Zombie bees a.k.a. 'zombee bees' fly at night and behave strangely after parasite infects them

It doesn't sound real.

One could even argue it sounds like the plot of a pretty awful horror movie.

But it's isn't.

Zombie bees are a concern across the country.

Call them the flying dead, if you will.

But Anthony Cantrell's zombie bees  are no joke for Sherri Englert and others in the Vermont beekeeping industry.

"Unfortunately it is funny to people, but it isn't funny. It's another problem," says Englert.

Cantrell, a beekeeper, says he noticed about 30 of his bees acting strangely last fall.

He sent them away for testing after discovering a program called zombee watch.

The results were positive - the first batch of zombee bees had been discovered in New England.

State entomologist Alan Graham says he couldn't believe it, "I hadn't even heard of the term zombie bees."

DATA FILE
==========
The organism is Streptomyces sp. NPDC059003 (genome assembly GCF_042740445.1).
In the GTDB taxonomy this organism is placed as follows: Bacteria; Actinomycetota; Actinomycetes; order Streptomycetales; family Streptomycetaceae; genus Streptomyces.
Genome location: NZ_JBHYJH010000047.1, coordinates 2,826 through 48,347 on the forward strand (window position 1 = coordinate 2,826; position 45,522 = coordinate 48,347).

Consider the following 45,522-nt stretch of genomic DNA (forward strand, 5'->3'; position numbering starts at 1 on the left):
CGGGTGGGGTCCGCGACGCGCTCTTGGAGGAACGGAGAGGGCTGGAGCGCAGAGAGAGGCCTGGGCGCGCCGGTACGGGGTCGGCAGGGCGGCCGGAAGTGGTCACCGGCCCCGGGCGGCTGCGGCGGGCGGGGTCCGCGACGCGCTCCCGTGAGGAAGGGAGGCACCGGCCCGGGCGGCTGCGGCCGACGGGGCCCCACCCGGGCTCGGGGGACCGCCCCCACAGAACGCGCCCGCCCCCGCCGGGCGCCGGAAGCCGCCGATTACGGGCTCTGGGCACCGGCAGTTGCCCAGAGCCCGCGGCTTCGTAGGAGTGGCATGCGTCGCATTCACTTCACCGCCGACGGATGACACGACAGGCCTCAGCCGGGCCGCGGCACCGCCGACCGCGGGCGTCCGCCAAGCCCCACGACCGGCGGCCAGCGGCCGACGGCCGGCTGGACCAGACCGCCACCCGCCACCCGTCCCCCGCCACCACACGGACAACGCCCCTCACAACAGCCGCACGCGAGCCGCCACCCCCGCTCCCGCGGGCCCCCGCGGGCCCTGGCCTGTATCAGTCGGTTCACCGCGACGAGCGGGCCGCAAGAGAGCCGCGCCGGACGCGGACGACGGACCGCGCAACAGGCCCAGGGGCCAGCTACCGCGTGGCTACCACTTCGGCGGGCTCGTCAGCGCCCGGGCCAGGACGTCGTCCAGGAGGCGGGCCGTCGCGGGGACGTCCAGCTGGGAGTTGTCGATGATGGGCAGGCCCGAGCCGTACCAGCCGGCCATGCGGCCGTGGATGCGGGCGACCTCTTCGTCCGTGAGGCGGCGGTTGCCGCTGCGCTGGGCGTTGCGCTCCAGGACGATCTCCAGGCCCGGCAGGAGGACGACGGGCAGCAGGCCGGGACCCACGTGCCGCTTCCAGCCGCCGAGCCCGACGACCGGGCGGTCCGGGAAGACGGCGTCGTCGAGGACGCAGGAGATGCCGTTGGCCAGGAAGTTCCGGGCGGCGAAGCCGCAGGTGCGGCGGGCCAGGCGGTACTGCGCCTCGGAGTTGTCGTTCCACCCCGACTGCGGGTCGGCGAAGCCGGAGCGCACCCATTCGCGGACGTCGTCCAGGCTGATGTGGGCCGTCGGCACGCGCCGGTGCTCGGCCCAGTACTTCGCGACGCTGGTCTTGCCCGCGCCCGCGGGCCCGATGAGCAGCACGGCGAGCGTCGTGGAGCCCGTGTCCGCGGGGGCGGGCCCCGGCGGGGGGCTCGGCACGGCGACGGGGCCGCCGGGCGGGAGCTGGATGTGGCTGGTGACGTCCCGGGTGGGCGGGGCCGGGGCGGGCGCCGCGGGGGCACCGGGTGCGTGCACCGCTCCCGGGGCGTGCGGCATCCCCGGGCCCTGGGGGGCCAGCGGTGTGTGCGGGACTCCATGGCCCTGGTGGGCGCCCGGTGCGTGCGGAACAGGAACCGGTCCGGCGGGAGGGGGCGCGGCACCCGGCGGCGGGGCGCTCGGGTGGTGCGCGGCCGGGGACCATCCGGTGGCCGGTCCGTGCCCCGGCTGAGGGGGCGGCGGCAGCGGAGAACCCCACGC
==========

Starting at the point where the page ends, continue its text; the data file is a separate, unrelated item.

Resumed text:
Graham says zombie bees are created by this parasitic fly that lays eggs in the honeybee's stomach.

"The eggs would hatch and the parasites would grow in the abdomen and it triggers a behavior in the honeybee which is very unusual. That makes the honeybee decide that it wants to fly at night," Graham said.

The infected bees also move erratically.

Graham hopes to start zombie bee surveillance this summer alongside his mosquito technicians.

"I don't know if it's a serious problem in Vermont, I doubt it at this point," Graham said.

Even so, with Cantrell's probable sighting, Englert is taking the zombie bees buzz seriously.

"It's a problem and we're going to have to face it and we need to figure it out and not laugh it off," Englert says.

The parasite is a threat to honey bees in many parts of the United States.

You can find out more at zombeewatch.org.